Hallowe’en events see mixed turnouts

Despite the chill in the air, it didn’t stop trick-or-treaters on their hunt for goodies yesterday evening as more than 1,200 kids went door-to-door for the “Scott Street Scare.”
“Almost all the stores ran out of candy,” said Sandra McNay, owner of Masquerade and organizer of the fifth-annual event. “We definitely needed more.”
While an estimated 50,000-60,000 pieces of candy were dropped into goodie bags and plastic pumpkins, McNay noted the candy shortage wouldn’t have happened had businesses stuck to the suggested limit of one piece per trick-or-treater.
She added the addition of 14 more businesses to this year’s participants also spread the candy supply a little thin.
“And not necessarily all business that stay open the extra hour donate cash or candy,” McNay said.
But all in all, she was pleased with the event, which saw 49 businesses and groups offering up treats in a corridor of Hallowe’en delights from Pharmasave to Safeway.
McNay said there was “no question” she’d keep the tradition alive next year, and even may push harder to get residents to donate to the event instead of waiting at home to give out candy to trick-or-treaters that may never come.
Meanwhile, Fort Frances OPP reported a quiet Hallowe’en and “gate night.”
“It went well,” said Cst. Al MacDonald, one of a handful of officers who patrolled Scott Street on foot last night.
“It was really a community effort on behalf of the parents, children, businesses, fire department, ambulance, [and] police.
“The Borderland Thunder were really great. They deserve a lot of credit for helping out there,” he added, referring to the local SIJHL team which volunteered to hand out candy and man the crosswalks yesterday.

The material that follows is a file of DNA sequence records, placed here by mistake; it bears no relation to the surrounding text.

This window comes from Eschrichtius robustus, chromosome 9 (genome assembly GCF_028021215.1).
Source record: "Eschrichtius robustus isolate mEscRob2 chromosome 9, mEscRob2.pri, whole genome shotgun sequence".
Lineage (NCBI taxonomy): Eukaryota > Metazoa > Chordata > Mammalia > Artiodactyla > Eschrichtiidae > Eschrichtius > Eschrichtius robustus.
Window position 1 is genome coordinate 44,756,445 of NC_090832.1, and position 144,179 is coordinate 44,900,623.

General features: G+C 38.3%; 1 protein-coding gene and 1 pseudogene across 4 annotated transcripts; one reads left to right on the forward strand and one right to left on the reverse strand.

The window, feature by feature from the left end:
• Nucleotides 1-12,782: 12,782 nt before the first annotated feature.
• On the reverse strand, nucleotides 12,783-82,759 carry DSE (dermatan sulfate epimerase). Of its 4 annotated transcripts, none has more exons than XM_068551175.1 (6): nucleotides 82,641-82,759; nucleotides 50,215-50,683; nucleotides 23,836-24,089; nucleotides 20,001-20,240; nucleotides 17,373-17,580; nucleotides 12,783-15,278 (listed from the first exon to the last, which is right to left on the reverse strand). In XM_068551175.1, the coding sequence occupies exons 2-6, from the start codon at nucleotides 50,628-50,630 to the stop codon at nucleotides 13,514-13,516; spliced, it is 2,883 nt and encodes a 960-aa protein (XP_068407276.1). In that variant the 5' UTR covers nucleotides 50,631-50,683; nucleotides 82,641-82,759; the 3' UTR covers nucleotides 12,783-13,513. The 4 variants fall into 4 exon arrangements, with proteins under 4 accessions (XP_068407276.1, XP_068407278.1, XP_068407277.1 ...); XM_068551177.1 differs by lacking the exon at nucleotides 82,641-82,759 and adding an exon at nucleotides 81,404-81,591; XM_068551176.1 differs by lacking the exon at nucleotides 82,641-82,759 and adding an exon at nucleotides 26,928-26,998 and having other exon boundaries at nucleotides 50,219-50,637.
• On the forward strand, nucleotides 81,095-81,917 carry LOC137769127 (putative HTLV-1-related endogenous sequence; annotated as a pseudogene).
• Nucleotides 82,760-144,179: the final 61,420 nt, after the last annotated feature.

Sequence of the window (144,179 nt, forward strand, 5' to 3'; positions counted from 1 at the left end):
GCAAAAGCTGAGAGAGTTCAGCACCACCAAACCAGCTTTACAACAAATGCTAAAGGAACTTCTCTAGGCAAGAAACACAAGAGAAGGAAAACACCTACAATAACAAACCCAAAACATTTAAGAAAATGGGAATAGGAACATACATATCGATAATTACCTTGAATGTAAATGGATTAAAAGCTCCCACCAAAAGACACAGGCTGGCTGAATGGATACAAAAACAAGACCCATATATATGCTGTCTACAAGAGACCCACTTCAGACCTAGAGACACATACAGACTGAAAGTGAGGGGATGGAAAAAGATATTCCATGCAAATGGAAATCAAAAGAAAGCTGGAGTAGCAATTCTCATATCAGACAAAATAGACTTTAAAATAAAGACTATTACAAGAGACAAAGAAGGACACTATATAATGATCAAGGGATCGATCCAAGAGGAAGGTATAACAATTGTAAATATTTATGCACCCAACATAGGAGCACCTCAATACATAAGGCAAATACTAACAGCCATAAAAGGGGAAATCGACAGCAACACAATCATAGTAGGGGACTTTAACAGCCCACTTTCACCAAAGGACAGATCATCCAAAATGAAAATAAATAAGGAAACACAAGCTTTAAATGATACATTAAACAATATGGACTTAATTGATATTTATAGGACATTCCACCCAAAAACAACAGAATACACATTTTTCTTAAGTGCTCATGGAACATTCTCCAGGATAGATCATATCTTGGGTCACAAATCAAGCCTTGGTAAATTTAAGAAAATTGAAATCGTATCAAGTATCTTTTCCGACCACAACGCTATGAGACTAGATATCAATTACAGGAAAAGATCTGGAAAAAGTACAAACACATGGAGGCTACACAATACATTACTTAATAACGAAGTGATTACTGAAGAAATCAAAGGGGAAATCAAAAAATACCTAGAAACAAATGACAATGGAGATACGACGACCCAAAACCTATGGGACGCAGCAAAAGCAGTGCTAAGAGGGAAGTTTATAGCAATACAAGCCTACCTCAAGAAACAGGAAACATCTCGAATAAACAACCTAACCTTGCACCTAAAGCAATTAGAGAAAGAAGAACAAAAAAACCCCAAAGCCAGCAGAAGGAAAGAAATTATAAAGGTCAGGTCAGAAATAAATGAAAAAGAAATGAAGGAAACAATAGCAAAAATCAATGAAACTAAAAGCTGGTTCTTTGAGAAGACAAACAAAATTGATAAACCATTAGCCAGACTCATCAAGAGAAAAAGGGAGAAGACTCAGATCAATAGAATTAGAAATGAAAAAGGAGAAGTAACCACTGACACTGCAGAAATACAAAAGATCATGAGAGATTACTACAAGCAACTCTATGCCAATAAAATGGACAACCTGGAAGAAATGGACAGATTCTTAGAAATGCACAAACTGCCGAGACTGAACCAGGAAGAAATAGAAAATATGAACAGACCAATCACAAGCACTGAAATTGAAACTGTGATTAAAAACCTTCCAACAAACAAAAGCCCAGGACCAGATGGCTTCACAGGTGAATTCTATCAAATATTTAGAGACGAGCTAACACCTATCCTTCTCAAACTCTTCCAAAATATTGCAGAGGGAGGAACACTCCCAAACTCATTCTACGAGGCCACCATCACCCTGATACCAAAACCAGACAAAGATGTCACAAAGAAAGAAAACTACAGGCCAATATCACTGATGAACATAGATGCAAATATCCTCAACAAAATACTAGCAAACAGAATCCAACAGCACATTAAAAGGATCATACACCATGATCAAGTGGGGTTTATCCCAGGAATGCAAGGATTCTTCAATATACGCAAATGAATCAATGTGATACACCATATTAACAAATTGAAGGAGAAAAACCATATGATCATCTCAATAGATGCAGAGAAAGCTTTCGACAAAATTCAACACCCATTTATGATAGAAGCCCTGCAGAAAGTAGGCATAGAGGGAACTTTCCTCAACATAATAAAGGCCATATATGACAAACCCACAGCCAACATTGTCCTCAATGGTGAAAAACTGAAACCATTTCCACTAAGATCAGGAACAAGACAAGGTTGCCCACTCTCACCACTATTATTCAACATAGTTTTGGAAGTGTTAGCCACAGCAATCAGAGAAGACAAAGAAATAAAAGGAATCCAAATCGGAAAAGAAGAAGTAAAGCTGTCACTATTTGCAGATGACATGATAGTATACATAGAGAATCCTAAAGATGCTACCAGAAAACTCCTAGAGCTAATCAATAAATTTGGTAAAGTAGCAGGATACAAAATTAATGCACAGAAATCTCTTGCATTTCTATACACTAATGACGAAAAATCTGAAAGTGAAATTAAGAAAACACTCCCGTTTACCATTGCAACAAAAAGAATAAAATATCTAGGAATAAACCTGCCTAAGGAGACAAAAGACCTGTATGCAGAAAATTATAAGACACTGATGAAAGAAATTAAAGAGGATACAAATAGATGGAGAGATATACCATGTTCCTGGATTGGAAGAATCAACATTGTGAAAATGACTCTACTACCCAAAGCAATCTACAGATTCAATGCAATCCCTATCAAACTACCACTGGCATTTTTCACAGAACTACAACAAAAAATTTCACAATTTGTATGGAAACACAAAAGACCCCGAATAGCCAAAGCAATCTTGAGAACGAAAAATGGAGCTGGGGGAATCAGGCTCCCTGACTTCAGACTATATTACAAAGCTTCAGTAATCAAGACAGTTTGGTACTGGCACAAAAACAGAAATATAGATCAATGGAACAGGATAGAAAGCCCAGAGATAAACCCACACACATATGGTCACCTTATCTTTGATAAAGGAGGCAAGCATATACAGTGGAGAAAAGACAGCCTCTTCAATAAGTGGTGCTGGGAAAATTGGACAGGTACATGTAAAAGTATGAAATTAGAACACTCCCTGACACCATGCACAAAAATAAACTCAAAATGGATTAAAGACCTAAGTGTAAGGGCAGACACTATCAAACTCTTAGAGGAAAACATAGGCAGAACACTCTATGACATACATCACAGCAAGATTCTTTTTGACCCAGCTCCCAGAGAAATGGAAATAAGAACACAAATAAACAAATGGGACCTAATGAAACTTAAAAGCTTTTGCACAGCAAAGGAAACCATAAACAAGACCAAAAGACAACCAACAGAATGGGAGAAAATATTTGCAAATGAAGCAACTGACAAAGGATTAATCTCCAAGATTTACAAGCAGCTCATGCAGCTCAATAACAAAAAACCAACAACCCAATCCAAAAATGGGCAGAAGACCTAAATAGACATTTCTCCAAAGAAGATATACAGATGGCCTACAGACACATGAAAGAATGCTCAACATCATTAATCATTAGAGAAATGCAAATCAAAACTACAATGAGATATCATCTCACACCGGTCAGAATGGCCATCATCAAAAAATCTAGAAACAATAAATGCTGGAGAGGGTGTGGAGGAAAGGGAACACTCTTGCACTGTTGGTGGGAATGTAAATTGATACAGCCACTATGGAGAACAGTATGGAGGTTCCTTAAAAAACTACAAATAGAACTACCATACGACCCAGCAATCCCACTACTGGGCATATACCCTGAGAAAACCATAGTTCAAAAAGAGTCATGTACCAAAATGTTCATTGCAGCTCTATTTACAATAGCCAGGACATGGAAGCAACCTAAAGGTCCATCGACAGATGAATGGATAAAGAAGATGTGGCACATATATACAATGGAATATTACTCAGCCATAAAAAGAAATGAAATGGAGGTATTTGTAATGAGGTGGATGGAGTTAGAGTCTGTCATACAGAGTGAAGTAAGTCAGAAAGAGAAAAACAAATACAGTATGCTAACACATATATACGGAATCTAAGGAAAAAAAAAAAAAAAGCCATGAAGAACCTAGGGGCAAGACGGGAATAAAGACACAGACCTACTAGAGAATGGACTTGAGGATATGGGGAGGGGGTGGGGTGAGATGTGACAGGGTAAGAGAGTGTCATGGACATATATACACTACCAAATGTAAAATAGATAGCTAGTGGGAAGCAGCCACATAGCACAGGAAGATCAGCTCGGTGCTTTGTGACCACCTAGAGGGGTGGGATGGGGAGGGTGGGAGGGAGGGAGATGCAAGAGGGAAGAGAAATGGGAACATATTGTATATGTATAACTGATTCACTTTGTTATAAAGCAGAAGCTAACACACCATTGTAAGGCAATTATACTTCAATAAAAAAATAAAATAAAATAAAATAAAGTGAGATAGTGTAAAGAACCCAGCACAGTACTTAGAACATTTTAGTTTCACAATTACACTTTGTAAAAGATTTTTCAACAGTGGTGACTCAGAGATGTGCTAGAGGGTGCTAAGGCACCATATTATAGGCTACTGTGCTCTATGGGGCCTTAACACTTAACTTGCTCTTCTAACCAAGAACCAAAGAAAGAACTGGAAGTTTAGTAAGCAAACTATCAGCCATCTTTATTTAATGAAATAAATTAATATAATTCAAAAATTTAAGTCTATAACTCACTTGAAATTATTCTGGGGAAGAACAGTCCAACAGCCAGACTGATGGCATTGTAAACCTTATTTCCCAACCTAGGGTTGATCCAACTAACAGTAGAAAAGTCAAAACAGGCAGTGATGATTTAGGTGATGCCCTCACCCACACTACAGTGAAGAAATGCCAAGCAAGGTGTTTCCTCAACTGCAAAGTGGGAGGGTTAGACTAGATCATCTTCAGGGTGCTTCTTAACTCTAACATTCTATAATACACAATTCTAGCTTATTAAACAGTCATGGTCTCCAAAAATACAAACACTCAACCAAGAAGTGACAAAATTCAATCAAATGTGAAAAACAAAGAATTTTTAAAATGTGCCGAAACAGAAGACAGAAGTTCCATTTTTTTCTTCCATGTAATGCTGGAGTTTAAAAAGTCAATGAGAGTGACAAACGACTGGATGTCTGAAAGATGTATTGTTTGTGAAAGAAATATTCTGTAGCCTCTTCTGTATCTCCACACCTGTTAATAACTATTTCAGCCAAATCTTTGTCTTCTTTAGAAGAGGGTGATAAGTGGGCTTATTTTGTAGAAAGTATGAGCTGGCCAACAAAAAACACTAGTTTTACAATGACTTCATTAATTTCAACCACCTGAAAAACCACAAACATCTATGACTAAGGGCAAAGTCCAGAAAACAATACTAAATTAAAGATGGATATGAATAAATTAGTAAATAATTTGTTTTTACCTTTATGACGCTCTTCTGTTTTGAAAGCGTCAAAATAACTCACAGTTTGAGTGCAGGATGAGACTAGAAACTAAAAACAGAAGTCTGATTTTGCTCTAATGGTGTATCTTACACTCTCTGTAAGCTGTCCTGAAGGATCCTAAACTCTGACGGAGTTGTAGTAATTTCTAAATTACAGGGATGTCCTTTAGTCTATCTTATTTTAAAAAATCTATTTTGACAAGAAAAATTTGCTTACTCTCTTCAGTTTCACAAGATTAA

“They’re great guys,” echoed McNay, adding several Fort High students also volunteered their time.
In the west end of town, Kitowski Trucking had about 500 trick-or-treaters stop by a “haunted trailer” at McDonald’s Restaurant.
“It’s not as many as we had last year, but it’s still a great turnout,” noted organizer Kim Miller, who had 63 businesses on board to contribute candy or money to the event which first began in 1999.
“I think the weather affected how many kids came out. And unless I could have put in an order for that, I don’t think I could have done anything differently,” she added.
Volunteers handed out candy at the spooky trailer from 5-8:15 p.m., seeing most of the little ghosts and goblins come early for their treats.
Miller noted some non-perishable food items were collected for the local Salvation Army food bank, and the leftover candy also will be given to them for their Christmas hampers.
While it’s likely she’ll keep on organizing Hallowe’en events involving businesses in the west and north ends of town, Miller said she may try something different than the ”haunted trailer” next year.

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